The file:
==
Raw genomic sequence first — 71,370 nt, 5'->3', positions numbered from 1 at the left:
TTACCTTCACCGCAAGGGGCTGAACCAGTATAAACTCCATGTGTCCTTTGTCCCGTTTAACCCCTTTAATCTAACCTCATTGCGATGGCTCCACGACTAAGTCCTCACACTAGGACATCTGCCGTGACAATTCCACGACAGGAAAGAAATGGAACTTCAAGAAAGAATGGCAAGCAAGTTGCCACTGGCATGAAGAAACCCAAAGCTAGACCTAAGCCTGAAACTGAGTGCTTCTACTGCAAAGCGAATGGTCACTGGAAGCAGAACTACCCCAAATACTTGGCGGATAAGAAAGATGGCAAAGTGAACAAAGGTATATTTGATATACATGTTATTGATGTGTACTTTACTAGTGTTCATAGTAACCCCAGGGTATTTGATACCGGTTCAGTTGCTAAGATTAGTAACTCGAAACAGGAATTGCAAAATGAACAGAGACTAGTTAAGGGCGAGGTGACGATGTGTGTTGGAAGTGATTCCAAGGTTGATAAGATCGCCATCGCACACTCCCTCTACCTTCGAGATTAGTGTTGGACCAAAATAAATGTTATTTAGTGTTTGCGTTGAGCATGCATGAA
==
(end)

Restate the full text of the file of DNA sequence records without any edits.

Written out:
Raw genomic sequence first — 71,370 nt, 5'->3', positions numbered from 1 at the left:
TTACCTTCACCGCAAGGGGCTGAACCAGTATAAACTCCATGTGTCCTTTGTCCCGTTTAACCCCTTTAATCTAACCTCATTGCGATGGCTCCACGACTAAGTCCTCACACTAGGACATCTGCCGTGACAATTCCACGACAGGAAAGAAATGGAACTTCAAGAAAGAATGGCAAGCAAGTTGCCACTGGCATGAAGAAACCCAAAGCTAGACCTAAGCCTGAAACTGAGTGCTTCTACTGCAAAGCGAATGGTCACTGGAAGCAGAACTACCCCAAATACTTGGCGGATAAGAAAGATGGCAAAGTGAACAAAGGTATATTTGATATACATGTTATTGATGTGTACTTTACTAGTGTTCATAGTAACCCCAGGGTATTTGATACCGGTTCAGTTGCTAAGATTAGTAACTCGAAACAGGAATTGCAAAATGAACAGAGACTAGTTAAGGGCGAGGTGACGATGTGTGTTGGAAGTGATTCCAAGGTTGATAAGATCGCCATCGCACACTCCCTCTACCTTCGAGATTAGTGTTGGACCAAAATAAATGTTATTTAGTGTTTGCGTTGAGCATGCATGAA